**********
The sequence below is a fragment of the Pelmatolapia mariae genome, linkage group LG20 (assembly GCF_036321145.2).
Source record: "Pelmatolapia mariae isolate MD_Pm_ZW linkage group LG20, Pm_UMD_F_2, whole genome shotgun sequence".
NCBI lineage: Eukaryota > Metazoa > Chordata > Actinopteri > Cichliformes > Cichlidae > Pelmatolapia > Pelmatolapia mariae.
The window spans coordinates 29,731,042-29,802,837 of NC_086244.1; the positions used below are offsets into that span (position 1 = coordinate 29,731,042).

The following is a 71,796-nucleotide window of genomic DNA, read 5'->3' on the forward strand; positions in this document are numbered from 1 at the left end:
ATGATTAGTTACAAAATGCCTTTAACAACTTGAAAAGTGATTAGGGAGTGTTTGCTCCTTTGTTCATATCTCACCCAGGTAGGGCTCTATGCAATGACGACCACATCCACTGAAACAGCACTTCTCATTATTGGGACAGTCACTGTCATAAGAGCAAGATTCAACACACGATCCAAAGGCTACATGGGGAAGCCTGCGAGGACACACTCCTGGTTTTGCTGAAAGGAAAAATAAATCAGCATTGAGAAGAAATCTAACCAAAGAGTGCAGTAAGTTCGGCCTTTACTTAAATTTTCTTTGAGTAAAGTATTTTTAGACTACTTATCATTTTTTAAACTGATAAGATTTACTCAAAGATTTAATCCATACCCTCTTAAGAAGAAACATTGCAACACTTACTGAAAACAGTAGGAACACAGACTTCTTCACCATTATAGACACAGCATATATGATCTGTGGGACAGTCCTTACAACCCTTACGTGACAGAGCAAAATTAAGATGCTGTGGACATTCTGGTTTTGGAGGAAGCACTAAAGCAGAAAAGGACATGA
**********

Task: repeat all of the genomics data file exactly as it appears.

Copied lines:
The sequence below is a fragment of the Pelmatolapia mariae genome, linkage group LG20 (assembly GCF_036321145.2).
Source record: "Pelmatolapia mariae isolate MD_Pm_ZW linkage group LG20, Pm_UMD_F_2, whole genome shotgun sequence".
NCBI lineage: Eukaryota > Metazoa > Chordata > Actinopteri > Cichliformes > Cichlidae > Pelmatolapia > Pelmatolapia mariae.
The window spans coordinates 29,731,042-29,802,837 of NC_086244.1; the positions used below are offsets into that span (position 1 = coordinate 29,731,042).

The following is a 71,796-nucleotide window of genomic DNA, read 5'->3' on the forward strand; positions in this document are numbered from 1 at the left end:
ATGATTAGTTACAAAATGCCTTTAACAACTTGAAAAGTGATTAGGGAGTGTTTGCTCCTTTGTTCATATCTCACCCAGGTAGGGCTCTATGCAATGACGACCACATCCACTGAAACAGCACTTCTCATTATTGGGACAGTCACTGTCATAAGAGCAAGATTCAACACACGATCCAAAGGCTACATGGGGAAGCCTGCGAGGACACACTCCTGGTTTTGCTGAAAGGAAAAATAAATCAGCATTGAGAAGAAATCTAACCAAAGAGTGCAGTAAGTTCGGCCTTTACTTAAATTTTCTTTGAGTAAAGTATTTTTAGACTACTTATCATTTTTTAAACTGATAAGATTTACTCAAAGATTTAATCCATACCCTCTTAAGAAGAAACATTGCAACACTTACTGAAAACAGTAGGAACACAGACTTCTTCACCATTATAGACACAGCATATATGATCTGTGGGACAGTCCTTACAACCCTTACGTGACAGAGCAAAATTAAGATGCTGTGGACATTCTGGTTTTGGAGGAAGCACTAAAGCAGAAAAGGACATGA